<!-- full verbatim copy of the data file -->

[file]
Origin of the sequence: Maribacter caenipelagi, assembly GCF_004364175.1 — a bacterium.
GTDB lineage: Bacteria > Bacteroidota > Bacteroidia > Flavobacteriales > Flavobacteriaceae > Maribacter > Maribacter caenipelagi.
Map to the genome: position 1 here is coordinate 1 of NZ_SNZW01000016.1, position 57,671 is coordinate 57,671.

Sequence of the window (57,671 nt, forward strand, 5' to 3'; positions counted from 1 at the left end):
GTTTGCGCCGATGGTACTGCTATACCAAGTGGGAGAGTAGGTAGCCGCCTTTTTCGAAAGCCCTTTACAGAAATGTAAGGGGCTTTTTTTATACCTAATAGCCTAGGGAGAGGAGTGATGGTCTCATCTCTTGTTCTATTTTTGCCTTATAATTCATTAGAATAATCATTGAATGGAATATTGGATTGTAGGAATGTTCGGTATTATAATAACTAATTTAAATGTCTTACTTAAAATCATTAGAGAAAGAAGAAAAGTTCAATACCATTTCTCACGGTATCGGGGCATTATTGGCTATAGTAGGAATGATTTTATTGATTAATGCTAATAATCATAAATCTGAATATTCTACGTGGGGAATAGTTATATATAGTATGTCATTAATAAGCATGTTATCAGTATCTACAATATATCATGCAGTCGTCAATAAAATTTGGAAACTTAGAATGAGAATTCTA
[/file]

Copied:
Origin of the sequence: Maribacter caenipelagi, assembly GCF_004364175.1 — a bacterium.
GTDB lineage: Bacteria > Bacteroidota > Bacteroidia > Flavobacteriales > Flavobacteriaceae > Maribacter > Maribacter caenipelagi.
Map to the genome: position 1 here is coordinate 1 of NZ_SNZW01000016.1, position 57,671 is coordinate 57,671.

Sequence of the window (57,671 nt, forward strand, 5' to 3'; positions counted from 1 at the left end):
GTTTGCGCCGATGGTACTGCTATACCAAGTGGGAGAGTAGGTAGCCGCCTTTTTCGAAAGCCCTTTACAGAAATGTAAGGGGCTTTTTTTATACCTAATAGCCTAGGGAGAGGAGTGATGGTCTCATCTCTTGTTCTATTTTTGCCTTATAATTCATTAGAATAATCATTGAATGGAATATTGGATTGTAGGAATGTTCGGTATTATAATAACTAATTTAAATGTCTTACTTAAAATCATTAGAGAAAGAAGAAAAGTTCAATACCATTTCTCACGGTATCGGGGCATTATTGGCTATAGTAGGAATGATTTTATTGATTAATGCTAATAATCATAAATCTGAATATTCTACGTGGGGAATAGTTATATATAGTATGTCATTAATAAGCATGTTATCAGTATCTACAATATATCATGCAGTCGTCAATAAAATTTGGAAACTTAGAATGAGAATTCTA